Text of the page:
As much of the media fixates on the horrendous, embarrassing rollout of the Obamacare exchanges, Democrats seem to be getting cold feet about the individual mandate component of the controversial law and the penalties it prescribes. Some Democrats are calling for a temporary delay in the enrollment period and on the fines uninsured people would have to pay. When Republicans were calling for these changes a few weeks ago, they were described as terrorists with explosives strapped to their chest; anarchists who despised the rule of law. It will be interesting to see what accusations Senate Majority Leader Harry Reid levels against Sen. Jeanne Shaheen (D-N.H.), who is leading the Democratic charge to delay.
Shaheen issued a letter this week criticizing the Obamacare exchanges and interfaces. “For over three years, we have been waiting for the creation of the health insurance exchanges, which now in their fourth week of existence, are riddled with problems,” said Shaheen. She’s been joined by Democrat Sens. Mark Pryor, Mark Begich, Mary Landrieu, and Kay Hagan, who are all critical of the implementation of Healthcare.gov and the telephone servers, which have been the targets of massive criticism and lampooning over the past week. Obamacare is receiving so much negative feedback that the president had to take to the Rose Garden to sell “the product,” prompting Jon Stewart to compare him to a snake oil salesman.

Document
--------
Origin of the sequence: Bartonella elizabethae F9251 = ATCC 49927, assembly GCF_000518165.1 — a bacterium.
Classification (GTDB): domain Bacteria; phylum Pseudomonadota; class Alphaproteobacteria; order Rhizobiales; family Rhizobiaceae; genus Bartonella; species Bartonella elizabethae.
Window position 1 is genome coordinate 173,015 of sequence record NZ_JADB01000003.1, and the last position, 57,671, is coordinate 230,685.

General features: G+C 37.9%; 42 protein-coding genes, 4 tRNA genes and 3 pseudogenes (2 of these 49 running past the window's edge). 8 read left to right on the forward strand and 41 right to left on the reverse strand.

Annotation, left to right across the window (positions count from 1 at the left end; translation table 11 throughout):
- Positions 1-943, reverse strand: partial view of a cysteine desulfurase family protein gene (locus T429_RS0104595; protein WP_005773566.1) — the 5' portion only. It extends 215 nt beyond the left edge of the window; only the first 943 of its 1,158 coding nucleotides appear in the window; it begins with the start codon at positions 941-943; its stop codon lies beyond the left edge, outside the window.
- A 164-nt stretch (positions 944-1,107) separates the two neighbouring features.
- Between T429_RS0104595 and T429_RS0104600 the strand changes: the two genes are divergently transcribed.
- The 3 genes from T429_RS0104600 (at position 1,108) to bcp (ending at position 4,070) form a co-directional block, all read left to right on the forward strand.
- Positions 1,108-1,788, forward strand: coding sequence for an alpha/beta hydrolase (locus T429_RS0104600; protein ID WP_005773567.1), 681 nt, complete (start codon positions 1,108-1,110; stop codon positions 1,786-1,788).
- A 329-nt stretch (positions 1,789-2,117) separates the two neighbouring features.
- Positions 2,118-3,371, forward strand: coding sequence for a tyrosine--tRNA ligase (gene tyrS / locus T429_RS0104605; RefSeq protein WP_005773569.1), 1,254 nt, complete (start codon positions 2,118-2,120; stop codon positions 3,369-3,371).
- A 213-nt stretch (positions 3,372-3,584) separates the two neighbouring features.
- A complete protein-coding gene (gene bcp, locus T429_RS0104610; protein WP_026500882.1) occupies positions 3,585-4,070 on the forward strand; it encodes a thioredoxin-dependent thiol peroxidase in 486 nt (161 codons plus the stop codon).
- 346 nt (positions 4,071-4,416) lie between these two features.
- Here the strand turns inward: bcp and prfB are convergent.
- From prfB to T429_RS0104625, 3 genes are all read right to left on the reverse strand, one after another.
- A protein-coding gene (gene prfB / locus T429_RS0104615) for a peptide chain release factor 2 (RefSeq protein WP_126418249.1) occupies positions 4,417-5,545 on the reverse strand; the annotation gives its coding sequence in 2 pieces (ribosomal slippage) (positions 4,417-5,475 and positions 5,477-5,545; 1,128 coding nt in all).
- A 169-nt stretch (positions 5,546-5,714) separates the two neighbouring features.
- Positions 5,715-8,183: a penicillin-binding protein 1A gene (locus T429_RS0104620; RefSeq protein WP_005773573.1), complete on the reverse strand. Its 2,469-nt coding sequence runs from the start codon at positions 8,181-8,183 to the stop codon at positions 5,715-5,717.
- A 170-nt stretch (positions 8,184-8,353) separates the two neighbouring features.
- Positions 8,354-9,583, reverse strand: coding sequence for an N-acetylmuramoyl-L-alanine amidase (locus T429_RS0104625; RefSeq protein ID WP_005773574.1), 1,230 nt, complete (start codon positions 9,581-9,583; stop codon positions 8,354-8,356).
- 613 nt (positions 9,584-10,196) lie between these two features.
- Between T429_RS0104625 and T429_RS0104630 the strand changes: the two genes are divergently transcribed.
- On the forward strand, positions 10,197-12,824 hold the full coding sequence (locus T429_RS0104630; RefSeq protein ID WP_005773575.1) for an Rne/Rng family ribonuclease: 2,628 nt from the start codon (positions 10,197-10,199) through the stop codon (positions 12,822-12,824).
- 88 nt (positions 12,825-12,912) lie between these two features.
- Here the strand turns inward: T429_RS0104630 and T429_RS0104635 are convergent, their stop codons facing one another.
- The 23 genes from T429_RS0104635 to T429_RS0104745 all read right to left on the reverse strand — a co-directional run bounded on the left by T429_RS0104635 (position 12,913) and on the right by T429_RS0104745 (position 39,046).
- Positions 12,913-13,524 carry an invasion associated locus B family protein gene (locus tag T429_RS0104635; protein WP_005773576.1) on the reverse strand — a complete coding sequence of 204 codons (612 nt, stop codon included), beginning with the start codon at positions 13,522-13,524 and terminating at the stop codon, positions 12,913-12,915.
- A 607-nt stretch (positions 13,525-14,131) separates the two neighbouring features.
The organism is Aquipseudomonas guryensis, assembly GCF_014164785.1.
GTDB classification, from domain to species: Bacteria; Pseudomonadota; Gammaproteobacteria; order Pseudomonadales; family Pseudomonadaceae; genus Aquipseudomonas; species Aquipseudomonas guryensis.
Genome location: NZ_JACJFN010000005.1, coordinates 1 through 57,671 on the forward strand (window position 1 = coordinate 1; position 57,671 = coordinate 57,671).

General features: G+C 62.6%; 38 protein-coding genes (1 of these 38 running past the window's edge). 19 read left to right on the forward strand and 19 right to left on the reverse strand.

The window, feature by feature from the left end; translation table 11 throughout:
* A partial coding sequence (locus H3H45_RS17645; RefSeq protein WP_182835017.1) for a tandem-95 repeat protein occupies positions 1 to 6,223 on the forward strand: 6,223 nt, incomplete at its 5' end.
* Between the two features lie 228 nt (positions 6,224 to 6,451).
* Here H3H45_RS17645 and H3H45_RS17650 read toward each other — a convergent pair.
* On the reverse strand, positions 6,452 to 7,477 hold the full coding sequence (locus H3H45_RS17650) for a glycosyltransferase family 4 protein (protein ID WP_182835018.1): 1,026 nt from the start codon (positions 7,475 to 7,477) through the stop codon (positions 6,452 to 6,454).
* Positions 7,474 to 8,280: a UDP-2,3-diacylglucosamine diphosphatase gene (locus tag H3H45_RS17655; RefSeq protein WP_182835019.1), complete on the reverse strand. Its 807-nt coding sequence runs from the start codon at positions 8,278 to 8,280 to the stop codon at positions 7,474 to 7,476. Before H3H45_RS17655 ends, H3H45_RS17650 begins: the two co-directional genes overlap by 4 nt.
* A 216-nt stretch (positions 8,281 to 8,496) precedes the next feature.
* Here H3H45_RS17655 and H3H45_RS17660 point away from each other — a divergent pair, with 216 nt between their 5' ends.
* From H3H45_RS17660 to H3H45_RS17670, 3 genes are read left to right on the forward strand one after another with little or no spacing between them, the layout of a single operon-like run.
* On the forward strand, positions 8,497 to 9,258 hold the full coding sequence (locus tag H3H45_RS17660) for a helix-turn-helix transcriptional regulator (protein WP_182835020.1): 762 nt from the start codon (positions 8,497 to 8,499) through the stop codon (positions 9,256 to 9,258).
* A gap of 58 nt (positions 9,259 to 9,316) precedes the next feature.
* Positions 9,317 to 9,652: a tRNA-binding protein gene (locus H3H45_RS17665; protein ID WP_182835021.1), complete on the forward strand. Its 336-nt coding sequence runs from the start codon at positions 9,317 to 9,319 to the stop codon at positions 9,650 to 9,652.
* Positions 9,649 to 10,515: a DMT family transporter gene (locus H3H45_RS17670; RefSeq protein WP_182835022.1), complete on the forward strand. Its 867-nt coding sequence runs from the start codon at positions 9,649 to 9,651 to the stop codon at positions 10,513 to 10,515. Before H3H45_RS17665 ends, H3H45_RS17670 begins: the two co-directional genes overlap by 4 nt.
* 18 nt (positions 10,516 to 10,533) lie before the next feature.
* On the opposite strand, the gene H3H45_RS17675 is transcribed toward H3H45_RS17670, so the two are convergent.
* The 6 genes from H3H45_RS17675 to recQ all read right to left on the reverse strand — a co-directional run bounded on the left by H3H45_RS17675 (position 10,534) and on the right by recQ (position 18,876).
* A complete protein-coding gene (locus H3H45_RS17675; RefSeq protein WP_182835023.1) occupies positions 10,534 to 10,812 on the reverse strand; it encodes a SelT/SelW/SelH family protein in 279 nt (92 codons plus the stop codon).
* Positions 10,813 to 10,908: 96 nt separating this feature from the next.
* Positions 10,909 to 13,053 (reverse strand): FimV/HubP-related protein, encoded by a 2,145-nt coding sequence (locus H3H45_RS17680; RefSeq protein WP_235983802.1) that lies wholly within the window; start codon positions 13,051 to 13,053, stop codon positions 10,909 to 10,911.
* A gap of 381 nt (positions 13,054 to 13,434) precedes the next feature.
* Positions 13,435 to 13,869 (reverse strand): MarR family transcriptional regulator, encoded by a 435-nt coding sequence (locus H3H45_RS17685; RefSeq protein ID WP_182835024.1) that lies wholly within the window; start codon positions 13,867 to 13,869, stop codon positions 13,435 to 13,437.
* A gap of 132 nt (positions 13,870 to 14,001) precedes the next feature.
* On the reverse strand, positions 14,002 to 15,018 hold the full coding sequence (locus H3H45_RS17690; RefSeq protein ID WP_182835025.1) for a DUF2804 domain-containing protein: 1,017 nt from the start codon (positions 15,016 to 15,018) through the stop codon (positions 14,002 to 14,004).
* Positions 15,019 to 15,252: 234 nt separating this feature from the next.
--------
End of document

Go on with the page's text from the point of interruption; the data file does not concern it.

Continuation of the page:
This criticism is a bit surprising coming from politicians and pundits who, during the recent shutdown, were relatively silent as negotiations pattered out. When continuing resolutions were passed by the House that funded government while also delaying Obamacare’s individual mandate or adjusting the schedule of implementation, the aforementioned senators voted along party lines to reject the measures, giving them scarcely a moment’s consideration. Analysts had been predicting problems with Obamacare, to the point that the president had already controversially approved a one-year delay on the mandate for certain businesses. Did these lawmakers need to wait for a budget to find their backbone? And what about the White House, which a few weeks ago was taking a hard line against any attempts to change Obamacare? We will not negotiate, they said, and yet White House Press Secretary Tim Carney is now hinting that the president would be open to delaying the issuance of penalties.
Another issue with Obamacare that received bipartisan condemnation—at least before the shutdown—was the medical devices tax. Ezra Klein invoked market principles in his half-hearted criticism of the tax, suggesting that “[i]t will cost some jobs. It will force some firms to go under and others to offshore jobs.” Klein goes for full coercion in his next sentence—“It would be much better to tax something broad that we want less of, like carbon or high-speed financial transactions”—but at least we know that he cares. And there are lawmakers like Elizabeth Warren who wouldn’t even consider a CR that included a repeal of the tax, but vocally denounced the tax when there was no shutdown in the works. Perhaps the medical devices tax will be one of the first aspects of Obamacare to hit the chopping block now that the demagogues in Congress have learned that it’s cool not to like Obamacare. Thanks Jon Stewart, you Tea Party anarchist!